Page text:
Don’t miss this.  The reason we struggle with hypocrisy is that we have prioritized the wrong things.  We have prioritized sin avoidance, rather than prioritizing the expansion of the capacity of our hearts. I’m not saying that flipping people off is okay.  I’m simply saying that it doesn’t matter what we do with our middle finger if our hearts are small.

So this week, I’ll be holding my rag (if you want to understand the rag reference, you’ll have to listen to the talk

      1. Hypocrisy
) and saying to myself,  My name is Dan Nold and I’m a recovering Christian… but my deep desire is that I would be a heart-shaped, fully formed, passionately authentic follower of Jesus Christ. But it’s a process…and along the way…  we all have rags.

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Let It Burn

Jul 17th 2009

A couple of Thanksgivings ago, my mom and dad hosted a home burning.  The house I grew up in was old before I was born and after seeing five kids go from the terrible twos to the rambunctious eight’s all the way through the mind-blowing teens — it was ancient.  When my grandfather died, they inherited his house (he built on their property) so they no longer needed their old home.  So they hosted a home burning.  They let the grandkids spend a day wrecking the house — a kid’s dream — then they started a fire.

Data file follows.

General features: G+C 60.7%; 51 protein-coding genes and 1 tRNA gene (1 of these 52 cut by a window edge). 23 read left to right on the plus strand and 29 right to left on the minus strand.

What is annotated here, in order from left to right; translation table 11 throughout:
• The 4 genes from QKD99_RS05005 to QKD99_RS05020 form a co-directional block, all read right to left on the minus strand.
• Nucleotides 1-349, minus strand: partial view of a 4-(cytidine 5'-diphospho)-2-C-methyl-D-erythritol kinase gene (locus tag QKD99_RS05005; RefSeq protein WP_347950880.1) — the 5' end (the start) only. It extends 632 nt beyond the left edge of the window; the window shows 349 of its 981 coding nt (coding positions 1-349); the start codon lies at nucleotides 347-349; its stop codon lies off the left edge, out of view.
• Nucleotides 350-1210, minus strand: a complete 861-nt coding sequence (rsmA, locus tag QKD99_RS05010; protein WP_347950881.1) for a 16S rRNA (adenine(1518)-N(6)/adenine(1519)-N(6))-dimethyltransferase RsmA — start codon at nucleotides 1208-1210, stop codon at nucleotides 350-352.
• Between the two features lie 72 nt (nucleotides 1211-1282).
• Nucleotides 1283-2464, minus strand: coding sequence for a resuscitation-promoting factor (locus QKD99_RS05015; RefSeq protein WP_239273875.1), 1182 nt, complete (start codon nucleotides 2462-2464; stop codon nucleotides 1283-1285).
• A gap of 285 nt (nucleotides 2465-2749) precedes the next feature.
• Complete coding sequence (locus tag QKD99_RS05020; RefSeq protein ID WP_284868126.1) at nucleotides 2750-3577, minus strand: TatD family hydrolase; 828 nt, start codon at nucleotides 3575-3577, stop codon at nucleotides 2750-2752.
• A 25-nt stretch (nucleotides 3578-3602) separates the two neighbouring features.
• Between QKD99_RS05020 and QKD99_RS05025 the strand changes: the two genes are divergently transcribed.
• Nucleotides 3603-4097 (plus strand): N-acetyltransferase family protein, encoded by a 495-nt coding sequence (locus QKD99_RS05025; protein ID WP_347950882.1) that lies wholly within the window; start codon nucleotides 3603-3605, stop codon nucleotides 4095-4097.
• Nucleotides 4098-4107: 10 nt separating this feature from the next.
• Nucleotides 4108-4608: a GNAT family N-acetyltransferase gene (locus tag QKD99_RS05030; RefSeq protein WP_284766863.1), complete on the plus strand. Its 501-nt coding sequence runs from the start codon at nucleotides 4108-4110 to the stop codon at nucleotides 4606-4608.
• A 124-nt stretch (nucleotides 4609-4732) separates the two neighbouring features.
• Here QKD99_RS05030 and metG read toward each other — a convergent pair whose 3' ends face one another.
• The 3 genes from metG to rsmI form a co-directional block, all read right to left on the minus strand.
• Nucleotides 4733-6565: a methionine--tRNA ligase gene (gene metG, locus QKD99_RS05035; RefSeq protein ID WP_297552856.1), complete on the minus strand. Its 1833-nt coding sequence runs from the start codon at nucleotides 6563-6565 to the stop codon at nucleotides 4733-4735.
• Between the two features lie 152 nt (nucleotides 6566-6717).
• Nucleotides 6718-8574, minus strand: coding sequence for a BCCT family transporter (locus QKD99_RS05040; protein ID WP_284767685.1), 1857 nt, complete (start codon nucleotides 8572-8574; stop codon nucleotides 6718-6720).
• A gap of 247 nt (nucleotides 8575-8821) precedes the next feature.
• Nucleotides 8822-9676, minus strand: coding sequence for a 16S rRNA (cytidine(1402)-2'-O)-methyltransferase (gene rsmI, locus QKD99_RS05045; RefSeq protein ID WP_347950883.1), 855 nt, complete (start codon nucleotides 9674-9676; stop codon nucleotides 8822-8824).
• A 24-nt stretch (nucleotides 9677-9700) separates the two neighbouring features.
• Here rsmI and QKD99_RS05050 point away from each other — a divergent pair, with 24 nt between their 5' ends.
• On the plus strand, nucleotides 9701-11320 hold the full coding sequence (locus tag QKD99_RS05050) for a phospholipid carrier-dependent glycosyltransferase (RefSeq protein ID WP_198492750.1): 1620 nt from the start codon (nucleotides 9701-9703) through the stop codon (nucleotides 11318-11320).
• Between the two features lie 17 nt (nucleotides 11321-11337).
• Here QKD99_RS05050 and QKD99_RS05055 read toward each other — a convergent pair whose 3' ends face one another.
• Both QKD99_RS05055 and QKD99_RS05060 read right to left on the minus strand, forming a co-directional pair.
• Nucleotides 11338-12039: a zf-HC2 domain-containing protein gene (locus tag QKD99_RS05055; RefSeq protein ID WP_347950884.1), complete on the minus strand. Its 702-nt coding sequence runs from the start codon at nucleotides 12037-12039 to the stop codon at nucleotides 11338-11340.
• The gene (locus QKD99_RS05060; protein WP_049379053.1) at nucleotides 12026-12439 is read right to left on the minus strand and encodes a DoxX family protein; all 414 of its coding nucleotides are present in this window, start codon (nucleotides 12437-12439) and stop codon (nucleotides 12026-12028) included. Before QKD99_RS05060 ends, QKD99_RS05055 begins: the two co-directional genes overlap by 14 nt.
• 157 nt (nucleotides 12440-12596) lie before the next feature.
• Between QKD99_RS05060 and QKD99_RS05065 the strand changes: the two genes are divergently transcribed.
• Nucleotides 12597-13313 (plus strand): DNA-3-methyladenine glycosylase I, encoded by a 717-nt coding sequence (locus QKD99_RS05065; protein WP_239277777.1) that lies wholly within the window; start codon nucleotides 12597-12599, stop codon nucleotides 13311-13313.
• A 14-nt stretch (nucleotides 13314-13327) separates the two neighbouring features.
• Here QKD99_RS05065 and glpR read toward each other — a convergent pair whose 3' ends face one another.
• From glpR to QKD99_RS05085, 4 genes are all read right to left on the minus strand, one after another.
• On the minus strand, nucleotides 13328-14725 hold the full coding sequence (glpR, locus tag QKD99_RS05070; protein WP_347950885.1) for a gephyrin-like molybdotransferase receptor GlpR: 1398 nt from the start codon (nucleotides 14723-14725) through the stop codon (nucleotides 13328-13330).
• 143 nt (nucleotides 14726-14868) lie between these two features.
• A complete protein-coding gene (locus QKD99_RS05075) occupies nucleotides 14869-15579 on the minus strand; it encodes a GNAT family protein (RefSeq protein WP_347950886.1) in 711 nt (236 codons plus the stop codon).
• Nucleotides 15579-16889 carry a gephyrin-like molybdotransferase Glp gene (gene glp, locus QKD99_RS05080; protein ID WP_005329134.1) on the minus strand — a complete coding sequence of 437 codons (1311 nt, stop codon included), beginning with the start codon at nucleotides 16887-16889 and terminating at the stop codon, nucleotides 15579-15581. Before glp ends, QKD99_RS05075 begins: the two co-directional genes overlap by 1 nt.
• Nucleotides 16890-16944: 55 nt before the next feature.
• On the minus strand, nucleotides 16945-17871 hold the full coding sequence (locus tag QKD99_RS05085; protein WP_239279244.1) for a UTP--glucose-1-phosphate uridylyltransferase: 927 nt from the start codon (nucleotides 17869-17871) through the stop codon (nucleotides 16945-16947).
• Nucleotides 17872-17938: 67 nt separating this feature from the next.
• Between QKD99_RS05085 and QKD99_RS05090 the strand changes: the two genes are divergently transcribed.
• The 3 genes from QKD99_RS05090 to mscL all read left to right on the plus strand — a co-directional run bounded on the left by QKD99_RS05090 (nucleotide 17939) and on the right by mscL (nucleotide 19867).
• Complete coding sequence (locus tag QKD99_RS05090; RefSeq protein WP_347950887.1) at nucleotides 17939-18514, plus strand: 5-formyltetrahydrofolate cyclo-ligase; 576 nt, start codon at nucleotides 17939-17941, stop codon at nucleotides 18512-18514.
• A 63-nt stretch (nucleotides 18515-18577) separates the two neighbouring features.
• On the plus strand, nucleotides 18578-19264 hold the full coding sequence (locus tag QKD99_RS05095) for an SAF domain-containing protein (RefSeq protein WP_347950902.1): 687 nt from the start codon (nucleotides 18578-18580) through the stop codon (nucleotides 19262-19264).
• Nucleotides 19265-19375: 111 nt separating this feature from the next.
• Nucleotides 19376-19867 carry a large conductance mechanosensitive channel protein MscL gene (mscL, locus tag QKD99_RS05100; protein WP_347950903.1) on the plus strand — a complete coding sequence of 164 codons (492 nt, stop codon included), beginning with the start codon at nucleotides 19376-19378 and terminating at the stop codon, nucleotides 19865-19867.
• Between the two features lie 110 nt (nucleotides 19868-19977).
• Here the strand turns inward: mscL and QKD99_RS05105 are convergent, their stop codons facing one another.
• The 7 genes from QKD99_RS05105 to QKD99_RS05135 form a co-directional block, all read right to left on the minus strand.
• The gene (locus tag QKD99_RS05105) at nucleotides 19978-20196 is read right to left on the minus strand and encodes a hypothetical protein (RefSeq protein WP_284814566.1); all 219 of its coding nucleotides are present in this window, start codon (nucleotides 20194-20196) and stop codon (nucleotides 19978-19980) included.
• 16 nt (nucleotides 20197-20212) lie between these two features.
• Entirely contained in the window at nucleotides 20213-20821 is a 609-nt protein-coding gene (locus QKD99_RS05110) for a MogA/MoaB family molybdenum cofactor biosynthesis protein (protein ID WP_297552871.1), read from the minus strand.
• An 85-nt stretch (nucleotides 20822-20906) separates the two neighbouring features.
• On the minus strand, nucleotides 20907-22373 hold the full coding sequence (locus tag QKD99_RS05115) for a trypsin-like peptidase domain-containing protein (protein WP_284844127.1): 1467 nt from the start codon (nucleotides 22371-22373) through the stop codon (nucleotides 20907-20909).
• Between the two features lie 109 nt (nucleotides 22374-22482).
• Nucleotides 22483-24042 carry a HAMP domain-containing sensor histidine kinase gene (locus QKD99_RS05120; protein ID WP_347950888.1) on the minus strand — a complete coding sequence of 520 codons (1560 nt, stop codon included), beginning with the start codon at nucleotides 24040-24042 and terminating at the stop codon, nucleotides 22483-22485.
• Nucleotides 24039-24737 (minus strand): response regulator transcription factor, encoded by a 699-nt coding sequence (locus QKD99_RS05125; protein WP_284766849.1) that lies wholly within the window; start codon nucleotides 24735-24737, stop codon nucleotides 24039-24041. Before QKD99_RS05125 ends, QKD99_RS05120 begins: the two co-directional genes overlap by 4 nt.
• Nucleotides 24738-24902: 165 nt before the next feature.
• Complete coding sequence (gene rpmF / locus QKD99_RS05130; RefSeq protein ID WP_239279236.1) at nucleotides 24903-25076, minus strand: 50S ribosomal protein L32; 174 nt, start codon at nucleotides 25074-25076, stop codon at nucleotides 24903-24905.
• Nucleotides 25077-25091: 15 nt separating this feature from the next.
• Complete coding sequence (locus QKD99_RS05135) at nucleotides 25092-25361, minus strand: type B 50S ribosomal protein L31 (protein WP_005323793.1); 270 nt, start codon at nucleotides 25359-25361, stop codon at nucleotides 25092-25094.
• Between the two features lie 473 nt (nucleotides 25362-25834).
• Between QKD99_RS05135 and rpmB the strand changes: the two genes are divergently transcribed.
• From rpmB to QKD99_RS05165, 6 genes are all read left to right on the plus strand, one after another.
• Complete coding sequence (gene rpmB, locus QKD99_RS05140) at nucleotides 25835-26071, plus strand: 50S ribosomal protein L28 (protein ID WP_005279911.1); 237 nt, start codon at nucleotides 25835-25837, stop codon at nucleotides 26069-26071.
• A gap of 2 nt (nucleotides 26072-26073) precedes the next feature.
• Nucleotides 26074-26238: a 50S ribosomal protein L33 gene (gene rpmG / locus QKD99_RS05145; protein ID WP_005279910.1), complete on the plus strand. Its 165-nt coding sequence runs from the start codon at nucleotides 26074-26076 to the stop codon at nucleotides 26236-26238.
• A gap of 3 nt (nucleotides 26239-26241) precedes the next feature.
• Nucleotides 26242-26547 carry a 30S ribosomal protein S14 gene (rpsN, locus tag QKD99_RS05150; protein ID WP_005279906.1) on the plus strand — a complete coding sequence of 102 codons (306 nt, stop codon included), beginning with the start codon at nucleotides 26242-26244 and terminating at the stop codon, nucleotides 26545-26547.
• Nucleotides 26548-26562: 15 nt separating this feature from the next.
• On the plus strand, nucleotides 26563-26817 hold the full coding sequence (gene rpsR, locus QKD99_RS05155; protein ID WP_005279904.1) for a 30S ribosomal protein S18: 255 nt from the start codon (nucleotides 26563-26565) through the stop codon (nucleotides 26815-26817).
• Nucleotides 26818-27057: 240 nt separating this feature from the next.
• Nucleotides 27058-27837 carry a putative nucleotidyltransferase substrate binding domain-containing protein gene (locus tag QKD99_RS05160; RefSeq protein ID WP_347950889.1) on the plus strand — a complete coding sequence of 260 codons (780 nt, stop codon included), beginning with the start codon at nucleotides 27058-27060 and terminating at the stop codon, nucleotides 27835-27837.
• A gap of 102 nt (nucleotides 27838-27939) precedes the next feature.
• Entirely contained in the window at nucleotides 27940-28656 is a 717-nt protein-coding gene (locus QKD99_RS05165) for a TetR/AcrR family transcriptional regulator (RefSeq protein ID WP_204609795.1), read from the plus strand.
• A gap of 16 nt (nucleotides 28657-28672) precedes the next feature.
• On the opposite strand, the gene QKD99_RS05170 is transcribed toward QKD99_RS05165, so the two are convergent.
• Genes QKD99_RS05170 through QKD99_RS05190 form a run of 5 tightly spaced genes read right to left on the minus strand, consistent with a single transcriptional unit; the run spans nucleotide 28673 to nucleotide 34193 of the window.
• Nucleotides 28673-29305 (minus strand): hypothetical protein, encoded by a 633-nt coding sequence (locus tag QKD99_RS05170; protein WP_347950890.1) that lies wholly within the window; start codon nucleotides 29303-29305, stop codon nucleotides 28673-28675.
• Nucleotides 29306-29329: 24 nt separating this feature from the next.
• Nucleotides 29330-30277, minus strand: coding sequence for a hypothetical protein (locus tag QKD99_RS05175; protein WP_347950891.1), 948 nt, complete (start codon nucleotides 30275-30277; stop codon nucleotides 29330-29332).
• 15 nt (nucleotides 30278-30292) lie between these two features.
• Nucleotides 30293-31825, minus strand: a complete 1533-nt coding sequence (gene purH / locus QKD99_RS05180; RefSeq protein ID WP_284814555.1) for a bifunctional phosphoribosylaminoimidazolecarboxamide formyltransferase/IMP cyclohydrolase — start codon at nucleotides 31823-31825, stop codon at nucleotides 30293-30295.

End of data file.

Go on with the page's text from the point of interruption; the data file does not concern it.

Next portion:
I have to tell you it was a somewhat unreal experience standing around watching the home you grew up in burn down.  But it was also a fascinating experience to watch the fire.  It almost seemed to be alive, they way it moved, rolled, snaked around beams and enveloped walls.  And then it was done, the house was gone.  It didn’t take days, it didn’t even take hours — and it was gone.

I have those pictures in my mind this week as I read James 3:5-6.

In the same way, the tongue is a small thing that makes grand speeches. But a tiny spark can set a great forest on fire. And the tongue is a flame of fire. It is a whole world of wickedness, corrupting your entire body. It can set your whole life on fire, for it is set on fire by hell itself. (NLT)